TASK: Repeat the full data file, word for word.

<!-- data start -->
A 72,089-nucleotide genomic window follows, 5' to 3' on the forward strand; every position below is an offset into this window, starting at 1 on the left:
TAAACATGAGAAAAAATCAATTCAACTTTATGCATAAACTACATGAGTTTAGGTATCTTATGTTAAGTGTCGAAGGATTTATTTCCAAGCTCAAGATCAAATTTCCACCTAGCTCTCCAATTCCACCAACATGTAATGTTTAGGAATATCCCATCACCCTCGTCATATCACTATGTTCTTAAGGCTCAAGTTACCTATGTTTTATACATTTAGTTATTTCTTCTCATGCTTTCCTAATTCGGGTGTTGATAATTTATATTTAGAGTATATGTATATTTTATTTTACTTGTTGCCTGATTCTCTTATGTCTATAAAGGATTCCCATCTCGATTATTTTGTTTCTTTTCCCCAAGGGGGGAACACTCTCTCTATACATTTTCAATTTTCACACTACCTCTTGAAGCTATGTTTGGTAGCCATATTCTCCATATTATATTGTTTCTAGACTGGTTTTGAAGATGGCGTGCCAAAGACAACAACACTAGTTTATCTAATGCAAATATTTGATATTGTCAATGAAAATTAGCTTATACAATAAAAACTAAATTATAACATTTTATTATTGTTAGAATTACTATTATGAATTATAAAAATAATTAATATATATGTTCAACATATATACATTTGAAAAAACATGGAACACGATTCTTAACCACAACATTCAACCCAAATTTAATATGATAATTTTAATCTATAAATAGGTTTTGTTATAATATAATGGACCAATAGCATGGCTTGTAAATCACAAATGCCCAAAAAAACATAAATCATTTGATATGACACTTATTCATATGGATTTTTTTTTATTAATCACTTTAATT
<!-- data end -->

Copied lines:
A 72,089-nucleotide genomic window follows, 5' to 3' on the forward strand; every position below is an offset into this window, starting at 1 on the left:
TAAACATGAGAAAAAATCAATTCAACTTTATGCATAAACTACATGAGTTTAGGTATCTTATGTTAAGTGTCGAAGGATTTATTTCCAAGCTCAAGATCAAATTTCCACCTAGCTCTCCAATTCCACCAACATGTAATGTTTAGGAATATCCCATCACCCTCGTCATATCACTATGTTCTTAAGGCTCAAGTTACCTATGTTTTATACATTTAGTTATTTCTTCTCATGCTTTCCTAATTCGGGTGTTGATAATTTATATTTAGAGTATATGTATATTTTATTTTACTTGTTGCCTGATTCTCTTATGTCTATAAAGGATTCCCATCTCGATTATTTTGTTTCTTTTCCCCAAGGGGGGAACACTCTCTCTATACATTTTCAATTTTCACACTACCTCTTGAAGCTATGTTTGGTAGCCATATTCTCCATATTATATTGTTTCTAGACTGGTTTTGAAGATGGCGTGCCAAAGACAACAACACTAGTTTATCTAATGCAAATATTTGATATTGTCAATGAAAATTAGCTTATACAATAAAAACTAAATTATAACATTTTATTATTGTTAGAATTACTATTATGAATTATAAAAATAATTAATATATATGTTCAACATATATACATTTGAAAAAACATGGAACACGATTCTTAACCACAACATTCAACCCAAATTTAATATGATAATTTTAATCTATAAATAGGTTTTGTTATAATATAATGGACCAATAGCATGGCTTGTAAATCACAAATGCCCAAAAAAACATAAATCATTTGATATGACACTTATTCATATGGATTTTTTTTTATTAATCACTTTAATT